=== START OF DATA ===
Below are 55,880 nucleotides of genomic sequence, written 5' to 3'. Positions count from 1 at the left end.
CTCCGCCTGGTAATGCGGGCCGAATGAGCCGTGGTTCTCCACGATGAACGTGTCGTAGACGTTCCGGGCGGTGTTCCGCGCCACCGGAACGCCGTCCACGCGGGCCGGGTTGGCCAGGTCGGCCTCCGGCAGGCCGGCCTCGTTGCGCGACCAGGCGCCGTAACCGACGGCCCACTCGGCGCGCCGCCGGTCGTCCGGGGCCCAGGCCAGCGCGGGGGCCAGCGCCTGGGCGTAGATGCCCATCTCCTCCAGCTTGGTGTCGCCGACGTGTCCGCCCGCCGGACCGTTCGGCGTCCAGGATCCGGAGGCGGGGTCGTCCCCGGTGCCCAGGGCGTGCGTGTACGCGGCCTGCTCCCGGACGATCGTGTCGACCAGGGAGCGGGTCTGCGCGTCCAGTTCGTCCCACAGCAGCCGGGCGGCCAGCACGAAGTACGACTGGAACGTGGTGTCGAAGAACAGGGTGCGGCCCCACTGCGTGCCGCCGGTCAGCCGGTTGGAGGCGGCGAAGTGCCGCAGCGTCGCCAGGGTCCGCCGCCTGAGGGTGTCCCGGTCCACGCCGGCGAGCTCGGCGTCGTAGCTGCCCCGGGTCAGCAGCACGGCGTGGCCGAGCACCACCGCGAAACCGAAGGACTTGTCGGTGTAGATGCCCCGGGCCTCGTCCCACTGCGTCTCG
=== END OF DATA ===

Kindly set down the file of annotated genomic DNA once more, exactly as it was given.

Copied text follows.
Below are 55,880 nucleotides of genomic sequence, written 5' to 3'. Positions count from 1 at the left end.
CTCCGCCTGGTAATGCGGGCCGAATGAGCCGTGGTTCTCCACGATGAACGTGTCGTAGACGTTCCGGGCGGTGTTCCGCGCCACCGGAACGCCGTCCACGCGGGCCGGGTTGGCCAGGTCGGCCTCCGGCAGGCCGGCCTCGTTGCGCGACCAGGCGCCGTAACCGACGGCCCACTCGGCGCGCCGCCGGTCGTCCGGGGCCCAGGCCAGCGCGGGGGCCAGCGCCTGGGCGTAGATGCCCATCTCCTCCAGCTTGGTGTCGCCGACGTGTCCGCCCGCCGGACCGTTCGGCGTCCAGGATCCGGAGGCGGGGTCGTCCCCGGTGCCCAGGGCGTGCGTGTACGCGGCCTGCTCCCGGACGATCGTGTCGACCAGGGAGCGGGTCTGCGCGTCCAGTTCGTCCCACAGCAGCCGGGCGGCCAGCACGAAGTACGACTGGAACGTGGTGTCGAAGAACAGGGTGCGGCCCCACTGCGTGCCGCCGGTCAGCCGGTTGGAGGCGGCGAAGTGCCGCAGCGTCGCCAGGGTCCGCCGCCTGAGGGTGTCCCGGTCCACGCCGGCGAGCTCGGCGTCGTAGCTGCCCCGGGTCAGCAGCACGGCGTGGCCGAGCACCACCGCGAAACCGAAGGACTTGTCGGTGTAGATGCCCCGGGCCTCGTCCCACTGCGTCTCG